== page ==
This blog is a contribution to Rachel Hodgson’s (HR Consultant) ‘Mental Health and Wellbeing‘ series which documents the reality of mental health conditions and how we should ALL be focusing on prevention to provide a lasting change:
Mental Health in Schools
Last month I introduced Mental Health – Workplace, at home and beyond – WHY should I care?
This month my focus is on support in our schools. Why? Because the statistics on young people with mental health problems are alarming, I am a parent, I am a role model, we have a school, I am an HR Business Partner supporting the business objective with a strategic focus on building the talent pipeline, and of course, for the good of humanity. All good reasons to do something today!
We already covered the general statistics last month but look at the statistics on young people and how early mental health problems are established.
75% of mental health problems are established by age 24, and 50% by age 14. One in 10 of school-age children have a clinically diagnosable mental health problem, including depression, anxiety or psychosis.
Focusing on Prevention
We really must focus on prevention to achieve a lasting change. Prevention is a key theme that was supported by the results of a public survey carried out by charities Mind and Rethink Mental Illness on behalf of the NHS Five Year Forward View national Mental Health Taskforce. The views of patients, carers, the public and health professionals were collected.
Earlier this year Theresa May announced a comprehensive package of measures to transform mental health support in our schools, workplaces and communities.
Prior to this NHS England had accepted recommendations by the Mental Health Taskforce and in June 2015 published an implementation plan detailing how it will deliver the recommendations.
This is all good news but the scale of the transformation required cannot be delivered by the NHS alone or driven solely from Whitehall.
We also know that knowledge alone is not going to make the changes and it is easy to get overwhelmed by the volume and complexity of the information and knowing where to start. This is not about huge corporate initiatives it’s about what each of us can do to contribute to creating awareness of the problem.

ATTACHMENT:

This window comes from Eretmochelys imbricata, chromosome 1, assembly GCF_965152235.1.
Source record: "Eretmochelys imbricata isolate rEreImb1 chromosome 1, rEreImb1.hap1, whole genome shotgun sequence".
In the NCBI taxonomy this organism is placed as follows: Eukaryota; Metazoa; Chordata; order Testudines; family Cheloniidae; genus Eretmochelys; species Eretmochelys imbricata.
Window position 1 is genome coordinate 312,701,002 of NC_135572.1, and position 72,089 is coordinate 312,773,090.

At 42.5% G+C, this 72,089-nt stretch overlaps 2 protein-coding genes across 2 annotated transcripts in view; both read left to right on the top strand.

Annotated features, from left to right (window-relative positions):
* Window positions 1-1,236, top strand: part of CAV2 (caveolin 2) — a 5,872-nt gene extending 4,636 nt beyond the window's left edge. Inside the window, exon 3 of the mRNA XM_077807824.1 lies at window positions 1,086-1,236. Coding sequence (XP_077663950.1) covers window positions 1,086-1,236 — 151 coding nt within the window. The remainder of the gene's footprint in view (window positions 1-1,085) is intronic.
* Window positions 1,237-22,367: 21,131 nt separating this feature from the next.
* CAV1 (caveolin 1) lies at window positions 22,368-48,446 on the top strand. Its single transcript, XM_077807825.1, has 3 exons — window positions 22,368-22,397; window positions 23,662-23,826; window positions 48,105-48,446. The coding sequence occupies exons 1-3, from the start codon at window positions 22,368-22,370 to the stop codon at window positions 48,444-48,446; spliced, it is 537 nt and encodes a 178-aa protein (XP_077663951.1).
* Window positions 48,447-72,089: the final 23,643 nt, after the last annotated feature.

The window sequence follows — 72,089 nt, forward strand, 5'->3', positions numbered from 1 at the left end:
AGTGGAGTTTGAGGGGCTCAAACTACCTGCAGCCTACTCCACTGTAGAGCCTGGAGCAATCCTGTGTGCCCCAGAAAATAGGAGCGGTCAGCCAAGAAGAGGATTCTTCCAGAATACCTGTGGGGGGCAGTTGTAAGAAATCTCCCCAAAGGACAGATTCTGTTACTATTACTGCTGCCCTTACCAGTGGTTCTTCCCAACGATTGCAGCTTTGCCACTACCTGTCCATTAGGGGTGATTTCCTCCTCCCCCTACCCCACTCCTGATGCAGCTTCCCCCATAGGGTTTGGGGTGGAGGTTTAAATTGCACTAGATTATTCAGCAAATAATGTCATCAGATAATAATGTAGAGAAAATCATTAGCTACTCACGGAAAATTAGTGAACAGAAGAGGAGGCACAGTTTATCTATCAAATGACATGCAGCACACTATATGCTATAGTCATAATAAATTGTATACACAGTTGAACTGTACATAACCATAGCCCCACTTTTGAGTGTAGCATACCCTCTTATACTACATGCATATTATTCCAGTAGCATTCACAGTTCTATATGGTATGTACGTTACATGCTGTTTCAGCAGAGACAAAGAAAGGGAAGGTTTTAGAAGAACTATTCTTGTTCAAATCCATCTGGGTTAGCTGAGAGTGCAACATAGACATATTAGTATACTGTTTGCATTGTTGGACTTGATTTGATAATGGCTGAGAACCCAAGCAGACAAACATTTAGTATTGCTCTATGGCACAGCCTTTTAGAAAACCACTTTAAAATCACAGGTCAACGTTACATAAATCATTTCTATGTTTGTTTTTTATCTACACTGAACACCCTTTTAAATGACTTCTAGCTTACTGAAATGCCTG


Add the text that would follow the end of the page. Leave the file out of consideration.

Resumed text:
Call to Action
- Familiarise yourself with the information provided in the government report about promoting, protecting and improving our children and young people’s mental health and wellbeing
- Review the government’s advice for schools and ask your school how they are supporting their students
- Remind your school that Mental Health Awareness Week is coming up in May and encourage them if they aren’t doing so already to get involved and contribute to the national conversation about whether we are surviving or thriving and what we can do to bring about change
- Focus on what you identify with
- Find your connection
- What are the top 3 things that will have the greatest impact
- Be an agent of change – do not wait to be told
- Develop a programme of support no matter how small
- Share your knowledge and energy but most important is to deliver on your ideas.
Please take a look at these links for further information.
- Children’s mental health
- Young Minds – what’s the problem?
- Mental Health and Behaviour – Advice for Schools
It’s time to deliver. Translate your why into action.
‘Tomorrow is promised to no one. Prioritize today accordingly’. Gina Greenlee
Mental Health Awareness Week 2017
8-14 May 2017 Theme – ‘surviving or thriving?’
Mental Health Awareness week is coming up in May so a potential opportunity to introduce a program of work for those wanting to use this as a springboard. The theme is ‘surviving or thriving’ which aims to outline practical steps we can take to build a mentally healthy country and help prompt a national conversation about what we can do to move from surviving to thriving. Click here for more information.